Thursday, March 29, 2018

Four Plants to Create a Pollinator/Beneficial Garden Airport

Proven Winners recently held their 2018 plant introductions at Matsuda's wholesale nursery in Sacramento, showcasing their newest annuals, perennials and shrubs. Sort of like a car show, but only for plant nerds…well, ok, professional landscapers...and plant nerds like myself. 

 Based in Michigan, Proven Winners chooses plants based on flowering, growth habit, disease resistance and overall garden performance…but only after they have successfully grown at trial gardens throughout the country, including here in California.

Michael Galli of Metamorphosis Landscaping in the Bay Area was at that show, and he told me what it takes to be a successful landscaper. “How do your plant choices make the client feel as the garden matures?” Galli asks. “If it makes a person happy at the end of the day, we’ve done our job.”


These days, gardeners are getting more smiles out of having a pollinator garden within easy view of a patio or window. Plants that attract bees, butterflies and hummingbirds are at the top of the list.
 

Galli says it only takes a combination of three or four different, long-blooming plant varieties to make a pollinator-loving gardener happy: salvia, lantana, butterfly bush (buddleia) and verbena.
 

“I have an 86 year-old client; she’s been with me for 20 years,” says Galli. “We took out her lawn and put in a pollinator garden. She called me recently and said it brings her such joy to sit on her patio and drink coffee, and watch all the pollinators in action.”

Galli’s favorite Proven Winners varieties that attract the birds, bees and butterflies, yet are drought tolerant and don’t take up too much space include:
 

• The lantana variety “Luscious”. Flower colors come in a wide array, including shades of fuchsia, orange and yellow, blooming from planting until a hard frost. This lantana gets about 18-30 inches tall with a spread of about 20-30 inches.

• Lo & Behold buddleia. “This low growing butterfly bush variety is very showy and reliable,” says Galli. “Its smaller size (18-30 inches) makes it a great border plant, with flowers from summer through early fall. It attracts so many butterflies, it looks like an airport in front of our house.” Flower colors include blue and purple.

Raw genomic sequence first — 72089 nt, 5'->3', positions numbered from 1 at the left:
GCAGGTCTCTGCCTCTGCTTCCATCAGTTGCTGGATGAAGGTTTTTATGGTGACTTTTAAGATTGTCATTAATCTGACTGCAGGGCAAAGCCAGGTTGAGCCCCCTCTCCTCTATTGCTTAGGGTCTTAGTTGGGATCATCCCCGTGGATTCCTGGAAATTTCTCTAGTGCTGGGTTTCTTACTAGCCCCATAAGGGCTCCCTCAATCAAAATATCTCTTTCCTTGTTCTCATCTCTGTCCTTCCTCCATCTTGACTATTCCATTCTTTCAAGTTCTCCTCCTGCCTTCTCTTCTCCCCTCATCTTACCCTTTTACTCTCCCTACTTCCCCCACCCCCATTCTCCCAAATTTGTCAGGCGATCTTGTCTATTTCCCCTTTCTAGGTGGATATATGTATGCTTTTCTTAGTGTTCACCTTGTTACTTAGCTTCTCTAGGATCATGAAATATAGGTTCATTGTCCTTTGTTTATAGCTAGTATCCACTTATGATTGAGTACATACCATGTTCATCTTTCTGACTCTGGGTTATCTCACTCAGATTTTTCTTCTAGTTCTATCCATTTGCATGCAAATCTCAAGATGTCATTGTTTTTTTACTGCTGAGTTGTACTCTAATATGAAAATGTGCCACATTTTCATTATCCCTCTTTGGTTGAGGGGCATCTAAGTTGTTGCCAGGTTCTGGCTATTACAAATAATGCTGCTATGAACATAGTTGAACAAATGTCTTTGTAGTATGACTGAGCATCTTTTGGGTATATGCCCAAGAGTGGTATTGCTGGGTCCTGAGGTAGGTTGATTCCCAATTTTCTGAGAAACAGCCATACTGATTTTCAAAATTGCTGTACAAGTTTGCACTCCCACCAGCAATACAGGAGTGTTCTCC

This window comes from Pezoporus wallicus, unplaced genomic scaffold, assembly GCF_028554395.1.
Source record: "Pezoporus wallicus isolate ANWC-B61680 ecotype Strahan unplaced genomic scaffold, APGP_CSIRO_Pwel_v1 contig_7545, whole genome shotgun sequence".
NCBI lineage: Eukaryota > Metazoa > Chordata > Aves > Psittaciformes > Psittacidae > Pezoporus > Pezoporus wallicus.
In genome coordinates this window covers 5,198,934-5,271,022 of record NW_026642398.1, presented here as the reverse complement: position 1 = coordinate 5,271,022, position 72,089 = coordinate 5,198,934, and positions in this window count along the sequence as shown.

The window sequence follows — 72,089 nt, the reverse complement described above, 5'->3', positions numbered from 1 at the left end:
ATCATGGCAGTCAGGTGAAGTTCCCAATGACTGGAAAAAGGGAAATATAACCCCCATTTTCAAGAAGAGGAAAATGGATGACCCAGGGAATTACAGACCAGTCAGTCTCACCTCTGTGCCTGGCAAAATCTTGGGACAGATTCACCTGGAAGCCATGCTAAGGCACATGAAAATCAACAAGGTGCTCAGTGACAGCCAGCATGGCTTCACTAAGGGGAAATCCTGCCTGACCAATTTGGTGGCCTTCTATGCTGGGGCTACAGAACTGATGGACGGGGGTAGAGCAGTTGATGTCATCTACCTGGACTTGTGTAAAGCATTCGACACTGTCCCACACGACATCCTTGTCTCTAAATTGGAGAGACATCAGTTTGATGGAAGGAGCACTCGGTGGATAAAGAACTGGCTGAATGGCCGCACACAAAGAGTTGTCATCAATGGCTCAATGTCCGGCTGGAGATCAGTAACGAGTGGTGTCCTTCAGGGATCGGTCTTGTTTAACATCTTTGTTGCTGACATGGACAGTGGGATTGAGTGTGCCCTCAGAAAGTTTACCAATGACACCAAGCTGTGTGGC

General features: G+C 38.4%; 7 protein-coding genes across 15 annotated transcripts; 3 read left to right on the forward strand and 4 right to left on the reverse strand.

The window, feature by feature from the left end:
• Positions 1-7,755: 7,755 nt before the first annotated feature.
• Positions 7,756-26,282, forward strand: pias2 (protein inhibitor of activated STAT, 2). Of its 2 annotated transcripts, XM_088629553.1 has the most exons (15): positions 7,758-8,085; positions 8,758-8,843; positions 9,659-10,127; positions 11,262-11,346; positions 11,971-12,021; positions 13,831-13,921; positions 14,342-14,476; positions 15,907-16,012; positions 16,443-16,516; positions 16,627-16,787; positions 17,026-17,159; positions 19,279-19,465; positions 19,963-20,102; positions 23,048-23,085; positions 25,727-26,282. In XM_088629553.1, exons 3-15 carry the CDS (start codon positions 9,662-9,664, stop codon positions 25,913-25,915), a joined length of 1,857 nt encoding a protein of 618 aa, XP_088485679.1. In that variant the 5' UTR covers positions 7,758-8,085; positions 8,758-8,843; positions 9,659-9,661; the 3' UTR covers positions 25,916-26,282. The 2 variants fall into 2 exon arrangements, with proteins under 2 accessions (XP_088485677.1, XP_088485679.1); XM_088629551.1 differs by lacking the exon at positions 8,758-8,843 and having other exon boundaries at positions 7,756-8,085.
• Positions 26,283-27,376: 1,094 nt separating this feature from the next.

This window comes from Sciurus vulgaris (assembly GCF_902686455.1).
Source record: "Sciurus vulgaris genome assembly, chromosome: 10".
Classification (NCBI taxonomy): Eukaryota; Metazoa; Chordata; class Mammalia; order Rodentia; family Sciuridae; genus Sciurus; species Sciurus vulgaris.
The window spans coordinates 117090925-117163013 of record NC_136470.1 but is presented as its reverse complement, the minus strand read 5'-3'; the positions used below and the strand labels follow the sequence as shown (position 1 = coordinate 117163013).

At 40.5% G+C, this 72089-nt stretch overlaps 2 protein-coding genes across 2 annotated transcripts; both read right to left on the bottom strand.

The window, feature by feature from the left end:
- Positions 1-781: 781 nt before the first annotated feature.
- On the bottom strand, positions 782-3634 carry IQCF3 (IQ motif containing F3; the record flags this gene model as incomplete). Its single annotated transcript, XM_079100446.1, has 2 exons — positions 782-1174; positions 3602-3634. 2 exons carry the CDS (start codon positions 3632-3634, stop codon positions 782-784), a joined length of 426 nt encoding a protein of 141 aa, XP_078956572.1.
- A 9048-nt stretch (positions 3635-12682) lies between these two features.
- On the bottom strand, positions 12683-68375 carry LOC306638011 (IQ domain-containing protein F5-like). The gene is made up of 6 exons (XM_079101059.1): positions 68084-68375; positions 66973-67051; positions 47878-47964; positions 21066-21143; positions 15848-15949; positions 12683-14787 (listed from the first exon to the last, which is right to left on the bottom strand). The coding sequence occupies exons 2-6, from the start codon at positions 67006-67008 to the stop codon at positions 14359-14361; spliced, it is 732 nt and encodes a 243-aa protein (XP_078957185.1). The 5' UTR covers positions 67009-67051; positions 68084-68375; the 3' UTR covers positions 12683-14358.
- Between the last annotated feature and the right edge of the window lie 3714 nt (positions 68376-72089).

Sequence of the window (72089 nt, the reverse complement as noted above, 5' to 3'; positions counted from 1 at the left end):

• Playin’ the Blues salvia. No California pollinator garden would be complete without an unthirsty, hummingbird-loving salvia variety. “Playin’ the Blues” attracts bees and butterflies as well, with blue-purple flowers that reach for the sky on a 24-48 inch plant. This salvia variety doesn’t produce seed, so it has a very long bloom season, possibly throughout the year if there’s a mild winter.


• “Royal Chambray” verbena. This low-growing (6-12 inches), long blooming (April to October) verbena variety needs little pruning or deadheading. It has a mounding habit to attract butterflies to its purple flowers. The plant spreads about 24 inches.
 


A couple of tips to attract these garden good guys to your pollinator garden:

• Make it look like a neon sign to attract the attention of hummingbirds, bees and butterflies. Mass each variety together in a sizeable area, about four feet by four feet, or more.


 • Everybody needs water. Install a water feature in your pollinator garden. It could be as fancy as a recirculating fountain, or as simple as a pan with water. Put that water feature in an area where predators (cats) can easily be spotted by hummingbirds.

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